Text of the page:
by Alastair Hay, Professor of Primary Care, Centre for Academic Primary Care, University of Bristol
This article was first published in the BMJ.
The tests have potential but more evidence is needed.
Given the global concerns(1) about antibiotic resistance, antimicrobial stewardship is essential to preserve the future effectiveness(2) of antibiotics. Healthcare practitioners must balance public and patient health, ensuring that only patients who need antibiotics receive them, and that they receive an antibiotic to which their infection is susceptible, at the optimum time, dose, and duration. Whether to prescribe an antibiotic is a key issue for clinicians treating respiratory infections in the community.
Point-of-care tests provide results in time to inform treatment. For respiratory infections, the tests can identify the presence of a microbe(3-5) or measure markers of a host’s response to a microbe, such as C reactive protein or procalcitonin, in finger prick quantities … Read more
by Charlotte Archer, Senior Research Associate in Primary Care Mental Health, and Katrina Turner, Professor of Primary Care Research, Centre for Academic Primary Care, University of Bristol
Research has shown that fewer people in primary care are now being diagnosed with anxiety than in the past, despite reports that rates of anxiety have increased in the general population. Individuals with anxiety may be reluctant to seek help for their symptoms. They may also find it difficult to talk to their GP about their mental health or may normalise their symptoms.
Although most anxiety is managed in primary care by GPs, we know very little about whether GPs and patients think it is important to diagnose and manage anxiety disorders. Knowing this might help us identify possible reasons for the decline in their recording, and the potential impact of this on patient care and … Read more
by Dr Vincent Cheng, Senior Research Associate in Research Synthesis, Bristol Medical School and Professor David Kessler, Professor of Primary Care, Centre for Academic Primary Care and Centre for Academic Mental Health, University of Bristol
Specialist alcohol treatment services cannot cope with the growing problem of alcohol use disorder. Even before the recent COVID-19 lockdown, it was estimated that more than 80% of those in need of treatment were not receiving it. The predicted economic downturn is not likely to improve this figure. Given that primary care is universally accessible in the UK, we were interested in bringing together the evidence on what interventions could be delivered in primary care.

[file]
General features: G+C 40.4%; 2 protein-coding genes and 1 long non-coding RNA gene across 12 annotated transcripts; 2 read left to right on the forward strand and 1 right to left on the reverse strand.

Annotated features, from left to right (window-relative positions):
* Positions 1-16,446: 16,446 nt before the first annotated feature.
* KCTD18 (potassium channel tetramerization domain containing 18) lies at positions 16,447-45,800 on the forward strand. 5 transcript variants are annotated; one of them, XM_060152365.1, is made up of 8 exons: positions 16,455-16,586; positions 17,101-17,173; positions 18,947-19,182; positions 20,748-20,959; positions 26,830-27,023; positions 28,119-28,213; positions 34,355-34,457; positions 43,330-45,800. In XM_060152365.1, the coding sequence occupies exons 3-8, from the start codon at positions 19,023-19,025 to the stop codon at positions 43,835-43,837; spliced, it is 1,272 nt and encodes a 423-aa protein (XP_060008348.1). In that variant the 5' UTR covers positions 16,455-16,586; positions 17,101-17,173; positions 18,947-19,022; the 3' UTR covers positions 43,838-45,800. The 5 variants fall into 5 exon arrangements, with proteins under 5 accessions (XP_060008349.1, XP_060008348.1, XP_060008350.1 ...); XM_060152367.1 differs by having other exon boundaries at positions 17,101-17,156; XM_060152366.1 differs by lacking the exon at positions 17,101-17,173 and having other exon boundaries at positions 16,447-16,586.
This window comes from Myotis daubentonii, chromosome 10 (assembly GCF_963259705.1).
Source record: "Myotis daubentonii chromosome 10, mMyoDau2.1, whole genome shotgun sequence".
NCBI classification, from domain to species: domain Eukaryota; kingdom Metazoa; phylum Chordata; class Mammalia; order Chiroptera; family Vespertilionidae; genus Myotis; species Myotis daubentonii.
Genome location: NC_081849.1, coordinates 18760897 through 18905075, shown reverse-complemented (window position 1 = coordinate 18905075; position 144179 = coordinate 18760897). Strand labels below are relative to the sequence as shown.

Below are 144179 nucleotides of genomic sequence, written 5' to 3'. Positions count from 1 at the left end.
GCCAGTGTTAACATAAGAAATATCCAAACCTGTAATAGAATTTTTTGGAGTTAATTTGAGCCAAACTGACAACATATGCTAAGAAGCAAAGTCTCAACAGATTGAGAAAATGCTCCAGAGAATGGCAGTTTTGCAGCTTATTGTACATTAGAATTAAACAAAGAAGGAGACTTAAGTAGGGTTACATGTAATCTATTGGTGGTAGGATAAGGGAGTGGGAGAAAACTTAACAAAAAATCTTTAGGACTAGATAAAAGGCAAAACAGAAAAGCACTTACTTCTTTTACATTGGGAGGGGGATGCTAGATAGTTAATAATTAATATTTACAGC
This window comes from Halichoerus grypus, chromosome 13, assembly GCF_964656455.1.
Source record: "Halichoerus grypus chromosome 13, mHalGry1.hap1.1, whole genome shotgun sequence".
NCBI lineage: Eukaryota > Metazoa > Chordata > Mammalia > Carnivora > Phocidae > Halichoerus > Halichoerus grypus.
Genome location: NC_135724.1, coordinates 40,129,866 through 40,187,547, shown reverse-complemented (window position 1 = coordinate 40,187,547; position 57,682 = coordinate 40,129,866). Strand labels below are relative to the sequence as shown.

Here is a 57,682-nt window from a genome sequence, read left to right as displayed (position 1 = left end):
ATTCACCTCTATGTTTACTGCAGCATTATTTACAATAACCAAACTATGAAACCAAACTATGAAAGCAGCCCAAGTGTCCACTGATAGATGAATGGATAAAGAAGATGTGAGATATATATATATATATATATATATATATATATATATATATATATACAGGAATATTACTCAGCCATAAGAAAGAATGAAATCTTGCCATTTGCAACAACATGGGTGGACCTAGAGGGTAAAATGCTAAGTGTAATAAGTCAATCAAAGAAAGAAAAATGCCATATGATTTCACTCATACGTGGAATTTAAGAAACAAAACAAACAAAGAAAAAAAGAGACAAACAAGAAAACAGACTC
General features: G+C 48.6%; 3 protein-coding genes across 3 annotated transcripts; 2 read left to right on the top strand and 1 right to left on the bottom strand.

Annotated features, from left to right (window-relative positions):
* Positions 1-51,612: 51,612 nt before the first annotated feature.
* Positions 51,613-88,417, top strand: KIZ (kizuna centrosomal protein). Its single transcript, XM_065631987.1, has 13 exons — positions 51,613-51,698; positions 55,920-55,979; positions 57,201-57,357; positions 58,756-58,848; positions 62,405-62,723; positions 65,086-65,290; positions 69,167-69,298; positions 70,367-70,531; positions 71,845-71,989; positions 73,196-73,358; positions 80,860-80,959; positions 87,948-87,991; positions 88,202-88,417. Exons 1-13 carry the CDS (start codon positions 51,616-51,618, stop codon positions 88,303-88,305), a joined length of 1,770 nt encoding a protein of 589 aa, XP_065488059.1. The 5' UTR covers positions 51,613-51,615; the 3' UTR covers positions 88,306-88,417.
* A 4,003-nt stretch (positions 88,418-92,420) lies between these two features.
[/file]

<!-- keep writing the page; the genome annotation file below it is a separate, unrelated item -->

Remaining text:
We conducted a systematic review and network meta-analysis of treatments (psychological, pharmacological, or both) for maintaining abstinence in recently detoxified, alcohol dependent adults that could be delivered in a community setting. … Read more
by Emma Le Roux, GP with a dermatology special interest. Formerly Senior Clinical Research Fellow (NIHR-in-Practice) at the Centre for Academic Primary Care, University of Bristol
Skin problems are among the most common reasons patients to go to the doctor. As a GP, I often reflect on the patients I see, such as the 35-year-old man who suffers with psoriasis. Over 15 years he has struggled with managing his itchy skin symptoms but of more concern to him is his related low self-esteem. Because of the appearance of his skin he felt unable to take part in leisure activities, such as taking his son swimming. He lacked understanding of treatment options and was unaware of the condition’s associations with arthritis and cardiovascular disease. His experience reflects the evidence that skin problems are known to have a heavy physical and psychosocial burden.
Most patients with skin problems … Read more
By Sue Davies-Jones, Research Nurse, Faculty of Medicine and Health Sciences, Nottingham University
I have worked as a research nurse at the Centre of Evidence Based Dermatology for 13 years, working on various dermatology research projects. The Best Emollients for Eczema (BEE) study aims to answer the important question of whether some types of emollient (moisturisers) are better than others in the treatment of childhood eczema.
In an ideal world, patients would be able to sample different emollients before deciding which one they preferred, but this is not usually practical. The BEE Trial has been designed to help doctors and patients to decide which types of emollient are best to try first.
GPs are under pressure to prescribe on cost, but we don’t know whether a more watery or cheaper moisturiser is as good as a thicker or more expensive one. Helping families find the “right” moisturiser … Read more